Searching over 5,500,000 cases.

Buy This Entire Record For $7.95

Download the entire decision to receive the complete text, official citation,
docket number, dissents and concurrences, and footnotes for this case.

Learn more about what you receive with purchase of this case.


October 19, 2001


The opinion of the court was delivered by: Joseph E. Irenas, United States District Judge


Presently before the Court is the Motion to Dismiss of Defendants Lee Solomon and the Office of the Camden County Prosecutor. In this § 1983 action, Plaintiff Janet Jordan, an Investigator with the Camden County Prosecutor's Office, claims that she was demoted in violation of the Due Process Clause of the 14th Amendment by Solomon, the Camden County Prosecutor. Jordan contends that this demotion deprived her of her "liberty" to pursue her occupation and her "property" interest in her former position and that she was consequently entitled to notice and a hearing prior to being demoted. Although under New Jersey law county investigators serve "at the pleasure" of the Prosecutor, N.J.S.A 2A:157-10, Plaintiff contends that she had a protectable property interest in her position by virtue of language allegedly contained in the Office's "Standard Operating Procedures" (SOPs) and its Collective Bargaining Agreement (CBA) with the Camden County Superior Officers Association, Plaintiff's union. However, because any promises made by Solomon or the Prosecutor's Office regarding the job security of county investigators are rendered unenforceable by the mandates of New Jersey law and because Plaintiff's demotion did not constitute a deprivation of any cognizable liberty interest protected by the Due Process Clause, Plaintiff's federal constitutional claims will be dismissed. Further, because those claims constitute the entirety of her federal cause of action, the Court will decline to exercise supplemental jurisdiction over the remaining state law claims and will remand the case to the New Jersey Superior Court.


In 1981, Janet Jordan was hired as an Investigator by the Camden County Prosecutor's Office. She served in that capacity until March 1992, when she was promoted to the position of Senior Investigator. On October 19, 1998, Jordan was again promoted, this time to the position of Sergeant II. (Compl. ¶¶ 6-8).
In late November 1999, Plaintiff was summoned to a meeting with Solomon and two other high-ranking office officials. (Compl. ¶ 12). Solomon informed Plaintiff at the meeting that she was being transferred and demoted back to Senior Investigator. (Id.). Plaintiff objected and, pursuant to the provisions of the CBA, filed a grievance contesting her demotion. (Id. at ¶ 16). According to Plaintiff, "without affording [her] the opportunity to a hearing or to be heard", she was told, by memorandum, that Solomon was not inclined to change his decision. (Id.) In January 2000, Plaintiff and her attorney were given an opportunity to meet with Solomon to discuss the charges against her. (Id. at ¶ 18). During those discussions, Solomon apparently agreed to review Plaintiff's case and render a decision. Six months later, Solomon issued his decision, declining to reinstate Plaintiff to her Sergeant's position. (Id. at ¶¶ 18, 19).

Plaintiff filed the instant suit in the Superior Court of New Jersey, Law Division, asserting a number of state law claims in addition to the instant due process claims under 42 U.S.C. § 1983. Defendants removed the case to federal court on January 20, 2001. This Court has jurisdiction over Plaintiff's claims pursuant to 28 U.S.C. § 1331, 1367 and 1441.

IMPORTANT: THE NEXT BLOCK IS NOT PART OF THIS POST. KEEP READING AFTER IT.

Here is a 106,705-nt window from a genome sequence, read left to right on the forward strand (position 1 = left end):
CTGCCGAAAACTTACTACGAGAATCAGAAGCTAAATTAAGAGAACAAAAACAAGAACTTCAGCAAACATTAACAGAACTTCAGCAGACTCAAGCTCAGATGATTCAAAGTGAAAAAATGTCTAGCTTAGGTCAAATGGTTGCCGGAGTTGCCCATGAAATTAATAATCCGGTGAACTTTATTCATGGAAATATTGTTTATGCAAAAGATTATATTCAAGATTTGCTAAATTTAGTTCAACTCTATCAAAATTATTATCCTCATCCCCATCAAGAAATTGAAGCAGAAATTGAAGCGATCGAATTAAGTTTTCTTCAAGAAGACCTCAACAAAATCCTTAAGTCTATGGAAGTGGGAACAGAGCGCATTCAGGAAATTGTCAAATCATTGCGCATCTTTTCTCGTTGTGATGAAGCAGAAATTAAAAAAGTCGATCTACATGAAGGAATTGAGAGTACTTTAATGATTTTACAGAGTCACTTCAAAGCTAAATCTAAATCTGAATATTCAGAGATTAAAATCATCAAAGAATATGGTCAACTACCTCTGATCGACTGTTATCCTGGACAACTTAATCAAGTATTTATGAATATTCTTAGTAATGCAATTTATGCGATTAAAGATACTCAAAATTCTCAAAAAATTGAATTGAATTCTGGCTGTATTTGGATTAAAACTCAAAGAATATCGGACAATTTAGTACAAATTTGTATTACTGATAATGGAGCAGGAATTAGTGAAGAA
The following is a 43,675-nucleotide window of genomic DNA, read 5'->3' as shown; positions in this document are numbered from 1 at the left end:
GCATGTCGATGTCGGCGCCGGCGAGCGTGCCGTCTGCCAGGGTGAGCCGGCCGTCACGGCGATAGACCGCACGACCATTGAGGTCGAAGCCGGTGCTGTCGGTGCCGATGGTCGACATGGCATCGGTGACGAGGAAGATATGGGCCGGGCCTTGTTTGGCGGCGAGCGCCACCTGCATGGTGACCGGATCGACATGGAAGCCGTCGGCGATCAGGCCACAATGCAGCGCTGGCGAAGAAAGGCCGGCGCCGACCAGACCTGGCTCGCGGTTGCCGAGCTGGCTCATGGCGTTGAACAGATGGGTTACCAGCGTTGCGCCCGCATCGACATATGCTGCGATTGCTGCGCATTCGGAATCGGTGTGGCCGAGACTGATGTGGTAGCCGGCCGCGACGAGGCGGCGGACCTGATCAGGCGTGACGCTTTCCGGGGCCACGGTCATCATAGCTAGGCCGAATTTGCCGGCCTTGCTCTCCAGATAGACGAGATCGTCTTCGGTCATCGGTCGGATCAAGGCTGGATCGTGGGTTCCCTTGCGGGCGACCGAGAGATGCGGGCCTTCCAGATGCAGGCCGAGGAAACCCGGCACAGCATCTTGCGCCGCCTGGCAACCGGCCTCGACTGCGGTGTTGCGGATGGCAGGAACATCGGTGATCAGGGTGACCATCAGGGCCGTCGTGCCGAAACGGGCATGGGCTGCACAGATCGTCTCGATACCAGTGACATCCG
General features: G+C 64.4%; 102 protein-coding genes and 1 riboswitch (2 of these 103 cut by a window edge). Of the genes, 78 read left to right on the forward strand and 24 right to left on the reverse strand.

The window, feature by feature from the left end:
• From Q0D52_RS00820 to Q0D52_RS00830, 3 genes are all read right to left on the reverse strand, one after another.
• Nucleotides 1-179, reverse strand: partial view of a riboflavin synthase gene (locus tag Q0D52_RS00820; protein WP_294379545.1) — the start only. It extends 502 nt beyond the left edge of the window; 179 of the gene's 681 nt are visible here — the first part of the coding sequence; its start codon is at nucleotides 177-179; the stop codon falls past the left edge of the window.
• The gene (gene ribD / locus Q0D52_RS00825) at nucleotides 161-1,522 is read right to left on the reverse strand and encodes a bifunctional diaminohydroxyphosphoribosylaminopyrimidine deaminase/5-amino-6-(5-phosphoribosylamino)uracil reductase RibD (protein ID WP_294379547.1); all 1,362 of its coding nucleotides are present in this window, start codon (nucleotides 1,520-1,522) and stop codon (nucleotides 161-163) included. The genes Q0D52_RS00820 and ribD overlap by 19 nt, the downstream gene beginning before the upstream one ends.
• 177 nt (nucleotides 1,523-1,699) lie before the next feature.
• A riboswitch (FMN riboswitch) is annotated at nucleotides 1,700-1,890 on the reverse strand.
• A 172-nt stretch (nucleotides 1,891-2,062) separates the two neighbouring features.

Federal Rule of Civil Procedure 12(b)(6) provides that a court may dismiss a complaint for "failure to state a claim upon which relief can be granted." In considering a Rule 12(b)(6) motion, the court will accept all of the allegations of the complaint as true. Nami v. Fauver, 82 F.3d 63, 65 (3d Cir. 1996). Dismissal of claims under Rule 12(b)(6) should be granted only if "it appears beyond doubt that the plaintiff can prove no set of facts in support of his claim which would entitle him to relief." Conley v. Gibson, 355 U.S. 41, 45-46 (1957). Although the court must assume as true all facts alleged, "[i]t is not . . . proper to assume that the [plaintiff] can prove any facts that it has not alleged." Associated Gen. Contractors of Calif., Inc., v. California State Council of Carpenters, 459 U.S. 519, 526 (1983). Finally, when "[c]onfronted with [a 12(b)(6)] motion, the court must review the allegations of fact contained in the complaint; for this purpose the court does not consider conclusory recitations of law." Commonwealth of Pennsylvania v. Pepsico, Inc., 836 F.2d 173, 179 (3d Cir. 1988) (emphasis added).


According to Plaintiff, there have been promulgated in the Office of the Camden County Prosecutor a number of "Standard Operating Procedures" (SOPs) which govern the conduct of employees and the operation of the Office. (Compl. At ¶ 8). When Plaintiff was demoted, she was given a Notice of Disciplinary Proceeding which set forth five alleged violations of these SOPs: failure to perform the duties of her position, insubordination, incompetence, neglect of duty and conduct unbecoming a member of the staff. (Pl. Br. at 3). In addition to setting forth the obligations of employees, the SOPs apparently establish a system of "progressive discipline" and state that "in all disciplinary proceedings the applicable standard of proof shall be a preponderance of the evidence." (Compl. At ¶ 8). Plaintiff appears to contend that these provisions, in conjunction with provisions of the CBA providing for a "three-step" grievance procedure, entitle Prosecutor's Office employees to be disciplined only for cause and to an opportunity for a formal hearing before any such discipline is imposed.*fn1 Defendants respond to Plaintiff's contentions by arguing that any contractual obligations created by the CBA or SOPs are inconsistent with the statutory requirement that county investigators serve "at [the Prosecutor's] pleasure and subject to removal by him", N.J.S.A. 2A:157-10, and are therefore unenforceable.*fn2